MAP: Islamic State’s brutal massacres in Syria and Iraq

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Over the past three months, fighters from the Islamic State have targeted cities and areas in northern Iraq and Syria and massacred soldiers and residents, especially those belonging to minority tribes and other Muslim sects and religions. Here’s a breakdown of some of the worst attacks by the radical Sunni group, inspired by al-Qaeda:


560 to 770 people killed, according to Human Rights Watch.

The militant group had initially claimed that 1,700 soldiers were slain. The group “posted graphic photos that appeared to show its gunmen massacring scores of Iraqi soldiers after loading the captives onto flatbed trucks and then forcing them to lie face-down in a shallow ditch, their arms tied behind their backs.”


670 people killed, according to the U.N. High Commissioner for Human Rights.

About 1,000-1,500 prisoners from a jail in Mosul were lined up into four rows. The militants asked those who were Sunnis to step aside, then ordered the rest to kneel and opened fire on them.


Estimates of at least 40 people killed in four villages.

The attacks took place south of Kirkuk, two weeks after the Islamic State captured Mosul, a major Iraqi city. This video below shows tanks that were abandoned by Iraqi soldiers as the militant group made gains.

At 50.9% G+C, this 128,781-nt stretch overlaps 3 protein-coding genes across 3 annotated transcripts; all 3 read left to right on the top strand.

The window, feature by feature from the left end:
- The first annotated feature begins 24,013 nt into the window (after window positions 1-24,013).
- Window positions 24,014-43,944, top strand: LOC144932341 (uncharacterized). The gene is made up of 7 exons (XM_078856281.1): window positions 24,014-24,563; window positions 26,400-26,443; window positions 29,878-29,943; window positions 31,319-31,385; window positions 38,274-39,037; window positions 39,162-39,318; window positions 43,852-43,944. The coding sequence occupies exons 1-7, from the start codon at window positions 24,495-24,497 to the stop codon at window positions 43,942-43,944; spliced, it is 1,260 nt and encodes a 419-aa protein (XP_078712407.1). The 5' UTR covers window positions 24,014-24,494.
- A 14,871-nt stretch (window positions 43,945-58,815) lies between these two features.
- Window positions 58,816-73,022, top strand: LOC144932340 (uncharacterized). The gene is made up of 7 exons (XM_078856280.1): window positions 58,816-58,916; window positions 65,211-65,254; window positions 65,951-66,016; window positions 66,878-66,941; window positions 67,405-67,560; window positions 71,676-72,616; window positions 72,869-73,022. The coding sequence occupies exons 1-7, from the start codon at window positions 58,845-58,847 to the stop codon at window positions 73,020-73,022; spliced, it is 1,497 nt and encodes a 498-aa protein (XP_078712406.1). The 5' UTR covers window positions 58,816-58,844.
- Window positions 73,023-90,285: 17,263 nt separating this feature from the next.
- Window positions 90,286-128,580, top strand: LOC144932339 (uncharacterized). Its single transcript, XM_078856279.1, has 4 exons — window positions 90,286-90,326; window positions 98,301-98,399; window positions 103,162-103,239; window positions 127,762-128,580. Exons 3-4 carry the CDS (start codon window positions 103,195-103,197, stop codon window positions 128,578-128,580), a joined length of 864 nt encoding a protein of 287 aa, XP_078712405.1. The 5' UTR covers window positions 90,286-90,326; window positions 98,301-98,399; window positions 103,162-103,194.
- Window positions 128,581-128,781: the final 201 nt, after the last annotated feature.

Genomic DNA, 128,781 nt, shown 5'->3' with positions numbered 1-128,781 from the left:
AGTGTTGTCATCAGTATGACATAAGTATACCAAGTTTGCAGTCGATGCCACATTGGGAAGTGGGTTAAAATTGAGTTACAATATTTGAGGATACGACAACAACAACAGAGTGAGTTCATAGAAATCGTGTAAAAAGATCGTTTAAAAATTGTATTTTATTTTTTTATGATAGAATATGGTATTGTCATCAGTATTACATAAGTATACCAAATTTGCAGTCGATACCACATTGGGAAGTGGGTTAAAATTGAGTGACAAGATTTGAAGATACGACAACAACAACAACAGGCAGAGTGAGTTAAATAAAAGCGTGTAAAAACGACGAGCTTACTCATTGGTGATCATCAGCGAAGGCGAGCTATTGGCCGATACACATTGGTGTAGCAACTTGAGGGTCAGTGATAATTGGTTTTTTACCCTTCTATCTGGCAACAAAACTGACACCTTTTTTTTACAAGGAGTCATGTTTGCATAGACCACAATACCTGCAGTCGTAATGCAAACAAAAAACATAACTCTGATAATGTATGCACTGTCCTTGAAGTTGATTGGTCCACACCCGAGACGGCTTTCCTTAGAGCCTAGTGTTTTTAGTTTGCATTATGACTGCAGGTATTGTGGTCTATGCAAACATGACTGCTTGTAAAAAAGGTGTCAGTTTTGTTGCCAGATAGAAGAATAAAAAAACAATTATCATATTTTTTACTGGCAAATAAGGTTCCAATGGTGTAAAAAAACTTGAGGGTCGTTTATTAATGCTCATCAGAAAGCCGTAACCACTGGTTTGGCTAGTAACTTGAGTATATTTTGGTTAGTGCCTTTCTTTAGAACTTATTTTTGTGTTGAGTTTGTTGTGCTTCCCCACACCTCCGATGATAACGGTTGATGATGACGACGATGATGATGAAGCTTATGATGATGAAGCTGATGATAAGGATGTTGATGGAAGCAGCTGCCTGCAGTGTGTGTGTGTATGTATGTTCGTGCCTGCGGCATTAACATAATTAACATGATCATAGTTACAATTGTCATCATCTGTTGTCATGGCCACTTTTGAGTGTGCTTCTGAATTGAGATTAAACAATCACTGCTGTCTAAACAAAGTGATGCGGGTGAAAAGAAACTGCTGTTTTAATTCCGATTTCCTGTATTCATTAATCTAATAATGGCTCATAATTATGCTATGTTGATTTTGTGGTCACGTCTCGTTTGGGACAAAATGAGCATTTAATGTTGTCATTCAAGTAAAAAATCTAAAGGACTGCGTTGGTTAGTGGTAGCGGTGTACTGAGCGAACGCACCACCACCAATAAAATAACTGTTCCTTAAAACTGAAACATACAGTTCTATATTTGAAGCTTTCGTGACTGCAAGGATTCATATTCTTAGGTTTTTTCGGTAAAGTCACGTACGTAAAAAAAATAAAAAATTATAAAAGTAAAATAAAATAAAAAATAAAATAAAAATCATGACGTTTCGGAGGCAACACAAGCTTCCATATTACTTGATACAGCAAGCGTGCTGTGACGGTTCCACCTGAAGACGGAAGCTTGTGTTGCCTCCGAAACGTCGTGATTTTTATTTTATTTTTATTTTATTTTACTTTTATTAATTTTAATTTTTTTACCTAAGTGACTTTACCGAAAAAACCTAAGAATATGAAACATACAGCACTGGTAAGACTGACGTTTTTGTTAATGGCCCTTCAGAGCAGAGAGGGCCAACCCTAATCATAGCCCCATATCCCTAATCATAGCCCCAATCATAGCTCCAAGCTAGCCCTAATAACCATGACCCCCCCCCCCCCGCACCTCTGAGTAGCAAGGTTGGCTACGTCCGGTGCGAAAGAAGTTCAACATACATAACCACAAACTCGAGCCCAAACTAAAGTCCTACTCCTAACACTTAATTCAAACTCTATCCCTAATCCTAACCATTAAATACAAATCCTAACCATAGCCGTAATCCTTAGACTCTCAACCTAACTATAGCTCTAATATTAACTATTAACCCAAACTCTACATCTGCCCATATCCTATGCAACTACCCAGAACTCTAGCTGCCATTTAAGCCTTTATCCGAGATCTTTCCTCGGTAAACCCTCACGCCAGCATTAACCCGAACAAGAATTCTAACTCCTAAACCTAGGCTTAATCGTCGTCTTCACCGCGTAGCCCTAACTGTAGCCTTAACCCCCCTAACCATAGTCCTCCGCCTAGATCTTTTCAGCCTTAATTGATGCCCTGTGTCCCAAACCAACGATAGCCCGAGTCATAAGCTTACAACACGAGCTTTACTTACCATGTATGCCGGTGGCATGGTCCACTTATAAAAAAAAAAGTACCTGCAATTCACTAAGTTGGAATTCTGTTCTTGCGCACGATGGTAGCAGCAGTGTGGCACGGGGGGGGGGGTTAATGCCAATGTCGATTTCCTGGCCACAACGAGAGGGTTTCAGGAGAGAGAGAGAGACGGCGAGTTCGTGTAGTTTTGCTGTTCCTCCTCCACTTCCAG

At least 80 members of the minority religion were massacred.

In addition, thousands of other Yazidis were stranded on a mountain in northern Iraq as they tried to escape the al-Qaeda splinter group. President Obama said many were starving, and that their deaths “would constitute genocide.” The plight of the Yazidis prompted the White House to order airstrikes against the Islamic State.


120 Syrian soldiers who had been captured were subsequently killed, according to the Syrian Observatory for Human Rights.

The deaths occurred as the Islamic State seized the Tabqa airbase, which was one of the last strongholds of the Syrian army in the northern region of the country.


700 tribesmen in eastern Syria were killed, according to the Syrian Observatory for Human Rights.

Most belonged to the Shueitat tribe, and were crushed after an attempted uprising against the Islamic State.


Fonte: Washington Post


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